Conflict of interest: I’m lucky enough to share an office with one of the co-authors of this paper, Hannah Dejong. I don’t think this has changed my ability to critically appraise the work, but I do admire Hannah’s integrity and intelligence, so maybe that makes me less critical.
I’ve said it before and no doubt I will have to say it again at some point: we’re not very good at treating anorexia nervosa. We don’t have many evidence-based treatments, and those we have are not great in terms of outcome and rates of drop out. Yet anorexia nervosa is a horrible illness to live with, exhausting for those suffering from it and those caring for them; we should be doing better than we are at treating it.
But there is hope. It has been recognised that things need to change, and that new, theory-based treatments should be developed, and here is one: “MANTRA – Maudsley Model of Anorexia Nervosa Treatment for Adults” being rigorously tested against a manualised treatment as usual, “SSCM – Specialist Supportive Clinical Management”.
So MANTRA (it’s all about having a catchy name, isn’t it?) was developed by Ulrike Schmidt and Janet Treasure, and it is a “cognitive-interpersonal treatment”, based on the theory that patients with anorexia nervosa (AN) have:
- “A thinking style characterised by inflexibility, excessive attention to detail, and fear of making mistakes;
- Impairments in the socio-emotional domain (e.g. difficulties in emotion recognition and theory of mind, avoidance of emotional experience and expression);
- Positive beliefs about how AN helps the person manage their life; and
- Unhelpful responses of close others, such as over involvement, accommodation to or enabling of symptoms, criticism, and hostility”.
Treatment draws on these ideas to make a formulation for each individual patient, and the therapeutic style is described as that of motivational interviewing. SSCM was designed for another trial, to standardise “Treatment as Usual” for anorexia, and includes assessing and reviewing target symptoms, psychoeducation, monitoring physical status, and nutritional advice.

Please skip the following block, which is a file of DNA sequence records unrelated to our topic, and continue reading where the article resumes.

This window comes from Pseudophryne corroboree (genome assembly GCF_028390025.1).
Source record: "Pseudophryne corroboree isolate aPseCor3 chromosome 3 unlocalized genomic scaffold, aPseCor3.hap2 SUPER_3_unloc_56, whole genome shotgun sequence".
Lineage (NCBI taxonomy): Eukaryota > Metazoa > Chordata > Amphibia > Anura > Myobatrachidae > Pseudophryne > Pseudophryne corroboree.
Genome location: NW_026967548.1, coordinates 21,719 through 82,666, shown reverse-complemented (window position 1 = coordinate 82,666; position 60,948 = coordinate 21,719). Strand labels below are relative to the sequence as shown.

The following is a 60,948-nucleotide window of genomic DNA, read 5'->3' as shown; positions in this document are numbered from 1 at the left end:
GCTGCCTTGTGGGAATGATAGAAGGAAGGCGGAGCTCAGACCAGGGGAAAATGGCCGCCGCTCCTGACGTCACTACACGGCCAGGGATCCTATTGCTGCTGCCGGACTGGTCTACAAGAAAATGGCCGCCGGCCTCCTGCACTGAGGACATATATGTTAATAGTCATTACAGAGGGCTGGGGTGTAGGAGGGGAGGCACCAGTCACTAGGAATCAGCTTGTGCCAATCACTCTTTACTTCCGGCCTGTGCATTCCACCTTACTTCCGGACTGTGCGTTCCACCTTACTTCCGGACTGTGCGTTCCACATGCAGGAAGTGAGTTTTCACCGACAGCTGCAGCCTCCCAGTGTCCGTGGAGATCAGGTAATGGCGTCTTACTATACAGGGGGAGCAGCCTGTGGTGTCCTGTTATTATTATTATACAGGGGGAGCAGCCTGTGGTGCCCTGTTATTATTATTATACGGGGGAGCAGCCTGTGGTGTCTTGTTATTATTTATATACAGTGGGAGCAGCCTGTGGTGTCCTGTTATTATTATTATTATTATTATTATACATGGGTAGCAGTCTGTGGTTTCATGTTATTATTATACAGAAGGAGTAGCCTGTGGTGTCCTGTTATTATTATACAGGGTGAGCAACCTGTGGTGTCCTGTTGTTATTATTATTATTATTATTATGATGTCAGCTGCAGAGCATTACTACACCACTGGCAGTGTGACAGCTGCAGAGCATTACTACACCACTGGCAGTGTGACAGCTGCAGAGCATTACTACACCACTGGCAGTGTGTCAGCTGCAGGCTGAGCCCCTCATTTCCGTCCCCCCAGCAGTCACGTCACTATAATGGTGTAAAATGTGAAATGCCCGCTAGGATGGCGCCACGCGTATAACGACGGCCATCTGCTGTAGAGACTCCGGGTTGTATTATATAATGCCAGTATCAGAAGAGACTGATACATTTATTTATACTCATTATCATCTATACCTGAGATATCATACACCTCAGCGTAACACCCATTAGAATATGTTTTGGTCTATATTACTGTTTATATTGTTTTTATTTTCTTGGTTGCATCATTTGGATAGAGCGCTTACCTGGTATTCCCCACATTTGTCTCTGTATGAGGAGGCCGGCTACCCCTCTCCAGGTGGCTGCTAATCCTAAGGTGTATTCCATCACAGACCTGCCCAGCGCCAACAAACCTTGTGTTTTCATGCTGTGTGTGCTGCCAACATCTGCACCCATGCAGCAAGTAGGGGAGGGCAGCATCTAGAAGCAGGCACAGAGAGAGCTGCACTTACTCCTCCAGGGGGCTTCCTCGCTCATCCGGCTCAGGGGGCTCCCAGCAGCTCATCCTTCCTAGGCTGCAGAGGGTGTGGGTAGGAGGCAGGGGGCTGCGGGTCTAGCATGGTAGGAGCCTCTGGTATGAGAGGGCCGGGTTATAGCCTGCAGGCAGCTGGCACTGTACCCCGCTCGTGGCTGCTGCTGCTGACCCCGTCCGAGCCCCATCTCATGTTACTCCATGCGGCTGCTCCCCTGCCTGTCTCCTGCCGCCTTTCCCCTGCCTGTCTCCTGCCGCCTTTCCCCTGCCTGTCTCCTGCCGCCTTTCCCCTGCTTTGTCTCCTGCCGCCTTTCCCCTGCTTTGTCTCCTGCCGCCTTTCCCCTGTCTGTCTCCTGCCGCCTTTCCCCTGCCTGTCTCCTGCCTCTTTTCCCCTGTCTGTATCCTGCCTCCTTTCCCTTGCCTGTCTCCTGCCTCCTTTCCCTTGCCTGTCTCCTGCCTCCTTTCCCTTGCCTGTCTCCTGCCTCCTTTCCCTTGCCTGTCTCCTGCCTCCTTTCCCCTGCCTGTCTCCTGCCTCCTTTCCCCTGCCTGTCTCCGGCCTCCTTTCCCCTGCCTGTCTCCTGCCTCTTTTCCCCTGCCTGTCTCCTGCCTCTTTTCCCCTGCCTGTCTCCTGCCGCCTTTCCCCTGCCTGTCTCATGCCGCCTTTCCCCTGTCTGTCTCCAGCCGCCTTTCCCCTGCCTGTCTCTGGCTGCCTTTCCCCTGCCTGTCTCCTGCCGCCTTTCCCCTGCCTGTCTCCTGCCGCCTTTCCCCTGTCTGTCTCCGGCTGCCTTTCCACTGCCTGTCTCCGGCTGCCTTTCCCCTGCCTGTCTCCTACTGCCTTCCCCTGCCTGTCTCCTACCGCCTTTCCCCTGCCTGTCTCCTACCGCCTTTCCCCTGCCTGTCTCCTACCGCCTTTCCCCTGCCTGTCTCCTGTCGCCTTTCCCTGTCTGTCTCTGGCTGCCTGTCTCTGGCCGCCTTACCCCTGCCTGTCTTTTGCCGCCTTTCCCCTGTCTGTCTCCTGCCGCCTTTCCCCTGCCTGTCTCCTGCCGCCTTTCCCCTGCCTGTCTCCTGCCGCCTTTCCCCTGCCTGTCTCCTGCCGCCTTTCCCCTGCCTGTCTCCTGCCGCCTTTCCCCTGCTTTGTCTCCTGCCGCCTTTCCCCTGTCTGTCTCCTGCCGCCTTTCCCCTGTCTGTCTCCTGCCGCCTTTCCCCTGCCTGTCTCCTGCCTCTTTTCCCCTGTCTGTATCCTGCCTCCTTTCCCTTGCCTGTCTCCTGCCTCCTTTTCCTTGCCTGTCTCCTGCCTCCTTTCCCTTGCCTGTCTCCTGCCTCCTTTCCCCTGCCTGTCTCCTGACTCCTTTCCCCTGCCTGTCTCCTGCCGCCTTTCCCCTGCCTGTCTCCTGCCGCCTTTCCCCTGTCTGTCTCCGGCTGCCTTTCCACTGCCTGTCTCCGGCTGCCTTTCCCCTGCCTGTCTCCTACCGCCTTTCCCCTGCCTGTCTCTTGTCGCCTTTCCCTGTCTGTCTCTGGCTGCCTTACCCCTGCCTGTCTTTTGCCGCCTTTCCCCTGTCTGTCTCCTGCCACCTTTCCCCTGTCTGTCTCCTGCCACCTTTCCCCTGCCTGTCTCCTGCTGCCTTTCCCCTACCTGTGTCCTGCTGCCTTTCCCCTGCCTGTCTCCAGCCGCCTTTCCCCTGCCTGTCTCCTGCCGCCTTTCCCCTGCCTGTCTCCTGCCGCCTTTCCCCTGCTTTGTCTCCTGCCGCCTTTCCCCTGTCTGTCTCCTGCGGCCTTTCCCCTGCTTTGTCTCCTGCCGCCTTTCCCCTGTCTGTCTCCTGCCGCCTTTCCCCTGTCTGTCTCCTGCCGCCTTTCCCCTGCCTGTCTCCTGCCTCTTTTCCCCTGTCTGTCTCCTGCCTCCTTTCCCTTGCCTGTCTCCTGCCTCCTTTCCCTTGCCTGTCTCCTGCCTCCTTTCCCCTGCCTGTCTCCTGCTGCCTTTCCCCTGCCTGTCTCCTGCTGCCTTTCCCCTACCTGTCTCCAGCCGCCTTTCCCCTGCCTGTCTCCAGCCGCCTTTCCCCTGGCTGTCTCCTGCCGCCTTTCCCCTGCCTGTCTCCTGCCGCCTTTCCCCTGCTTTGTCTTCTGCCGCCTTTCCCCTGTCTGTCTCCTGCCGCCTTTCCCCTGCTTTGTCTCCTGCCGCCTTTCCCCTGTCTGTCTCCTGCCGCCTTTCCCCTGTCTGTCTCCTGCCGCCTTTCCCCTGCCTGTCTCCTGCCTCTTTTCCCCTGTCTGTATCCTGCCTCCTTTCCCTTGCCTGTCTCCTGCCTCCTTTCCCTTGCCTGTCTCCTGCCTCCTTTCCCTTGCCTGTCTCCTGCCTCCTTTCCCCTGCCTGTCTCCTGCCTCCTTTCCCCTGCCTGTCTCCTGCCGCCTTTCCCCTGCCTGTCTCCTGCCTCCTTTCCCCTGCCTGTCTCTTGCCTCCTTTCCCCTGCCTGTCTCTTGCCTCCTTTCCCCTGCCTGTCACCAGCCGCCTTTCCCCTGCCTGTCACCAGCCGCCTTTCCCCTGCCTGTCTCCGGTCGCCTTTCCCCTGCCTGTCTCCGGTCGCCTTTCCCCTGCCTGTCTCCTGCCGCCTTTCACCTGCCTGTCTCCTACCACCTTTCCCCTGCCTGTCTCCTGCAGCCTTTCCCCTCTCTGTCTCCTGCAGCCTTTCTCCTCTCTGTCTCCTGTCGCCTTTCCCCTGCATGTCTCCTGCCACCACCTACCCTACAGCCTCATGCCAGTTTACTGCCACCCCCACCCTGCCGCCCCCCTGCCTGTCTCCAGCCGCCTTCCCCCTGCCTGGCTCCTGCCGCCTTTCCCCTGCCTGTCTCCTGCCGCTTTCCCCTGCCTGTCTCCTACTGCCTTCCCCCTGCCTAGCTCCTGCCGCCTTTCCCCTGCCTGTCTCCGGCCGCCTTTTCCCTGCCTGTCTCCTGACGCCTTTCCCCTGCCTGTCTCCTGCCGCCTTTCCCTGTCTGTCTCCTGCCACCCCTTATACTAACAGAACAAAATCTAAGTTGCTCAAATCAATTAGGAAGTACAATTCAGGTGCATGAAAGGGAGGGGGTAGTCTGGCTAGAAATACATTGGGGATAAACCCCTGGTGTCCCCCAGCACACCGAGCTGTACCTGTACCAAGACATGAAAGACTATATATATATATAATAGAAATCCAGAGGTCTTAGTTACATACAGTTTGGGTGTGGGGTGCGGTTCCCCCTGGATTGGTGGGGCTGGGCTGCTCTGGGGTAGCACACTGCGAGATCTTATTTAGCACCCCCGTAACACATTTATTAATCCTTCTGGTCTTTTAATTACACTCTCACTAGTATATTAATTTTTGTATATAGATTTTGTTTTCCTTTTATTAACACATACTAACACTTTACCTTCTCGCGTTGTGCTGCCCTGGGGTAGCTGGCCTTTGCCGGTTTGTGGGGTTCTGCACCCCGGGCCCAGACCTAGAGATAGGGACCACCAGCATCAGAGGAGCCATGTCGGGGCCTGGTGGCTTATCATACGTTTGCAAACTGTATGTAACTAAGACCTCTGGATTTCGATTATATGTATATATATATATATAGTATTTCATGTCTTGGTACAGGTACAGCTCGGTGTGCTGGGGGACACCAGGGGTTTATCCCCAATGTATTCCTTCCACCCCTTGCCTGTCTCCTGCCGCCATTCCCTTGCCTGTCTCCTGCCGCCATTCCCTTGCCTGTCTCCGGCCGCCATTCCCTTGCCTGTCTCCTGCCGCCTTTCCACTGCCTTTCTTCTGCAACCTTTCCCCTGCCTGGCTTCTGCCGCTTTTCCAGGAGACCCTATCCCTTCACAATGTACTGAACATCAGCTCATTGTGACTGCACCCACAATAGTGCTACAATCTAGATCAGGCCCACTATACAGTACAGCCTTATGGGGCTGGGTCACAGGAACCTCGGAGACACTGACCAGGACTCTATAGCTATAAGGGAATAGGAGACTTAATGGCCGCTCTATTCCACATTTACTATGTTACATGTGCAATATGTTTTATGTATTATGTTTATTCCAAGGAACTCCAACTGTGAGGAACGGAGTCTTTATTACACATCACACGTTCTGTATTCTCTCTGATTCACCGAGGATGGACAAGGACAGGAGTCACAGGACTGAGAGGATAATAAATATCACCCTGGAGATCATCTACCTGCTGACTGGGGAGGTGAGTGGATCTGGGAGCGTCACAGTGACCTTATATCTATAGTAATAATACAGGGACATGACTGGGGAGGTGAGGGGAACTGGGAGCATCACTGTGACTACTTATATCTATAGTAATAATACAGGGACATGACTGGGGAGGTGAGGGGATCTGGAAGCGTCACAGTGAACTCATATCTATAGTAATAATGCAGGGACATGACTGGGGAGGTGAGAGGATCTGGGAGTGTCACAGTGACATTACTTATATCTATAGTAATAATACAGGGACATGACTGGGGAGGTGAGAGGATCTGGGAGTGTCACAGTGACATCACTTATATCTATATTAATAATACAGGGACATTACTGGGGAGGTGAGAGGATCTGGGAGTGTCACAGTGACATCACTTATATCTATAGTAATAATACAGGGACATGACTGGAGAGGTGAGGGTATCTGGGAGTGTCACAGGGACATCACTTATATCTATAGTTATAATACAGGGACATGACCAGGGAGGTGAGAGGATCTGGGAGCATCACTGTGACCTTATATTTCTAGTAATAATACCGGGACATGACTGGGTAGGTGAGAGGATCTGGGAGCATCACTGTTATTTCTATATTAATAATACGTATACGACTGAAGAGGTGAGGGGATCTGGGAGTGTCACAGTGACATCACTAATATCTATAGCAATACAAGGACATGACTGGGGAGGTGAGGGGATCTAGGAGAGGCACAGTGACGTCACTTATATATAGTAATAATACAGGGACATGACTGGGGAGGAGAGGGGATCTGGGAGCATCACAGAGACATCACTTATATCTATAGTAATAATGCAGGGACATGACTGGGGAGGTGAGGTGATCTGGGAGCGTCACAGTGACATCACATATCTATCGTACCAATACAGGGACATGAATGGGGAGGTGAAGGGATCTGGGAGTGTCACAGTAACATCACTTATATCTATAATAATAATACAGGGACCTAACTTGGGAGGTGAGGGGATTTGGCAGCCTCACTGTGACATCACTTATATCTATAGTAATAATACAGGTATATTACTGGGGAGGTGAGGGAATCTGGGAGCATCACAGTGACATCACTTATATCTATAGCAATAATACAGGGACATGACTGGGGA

Therapists were trained in and delivered both treatments, and were supervised in both by different supervisors. Sessions were recorded to check for adherence. Patients with anorexia nervosa and those with EDNOS (Eating Disorder not otherwise specified) and a BMI <18.5 were recruited.
The primary outcome measure was BMI at 12 months and the study was powered to look for a difference between groups of 2.5kg weight gain. This, along with the rest of the trial design was pre-registered. The Eating Disorder Examination (EDE) was used to assess eating disorder psychopathology and various questionnaire measures of other psychopathology were used, as well as tasks of cognition and social cognition. Analysis was on an intention to treat basis, and was carried out by statisticians blind to treatment allocation.
One hundred and forty two participants from 4 centres were randomised to SSCM or MANTRA. On the primary outcome measure of BMI, there were no differences between groups at 6 or 12 month follow up. EDE score also did not differ between groups and neither did any other secondary outcome measure. Rates of use of other services were similar. Happily both groups did improve in terms of EDE and BMI, with at 12 months 81% of the SSCM group and 84% of the MANTRA group being partially or fully recovered (caveat: these percentages are of those not lost to follow-up).
75% of those in MANTRA completed their treatment, compared to 59% of SSCM (this is pretty good compared to other treatment; drop out has historically been a big problem in treatment of AN and treatment completion rates as low as 54% have been seen). This was reinforced by qualitative data suggesting patients prefer MANTRA.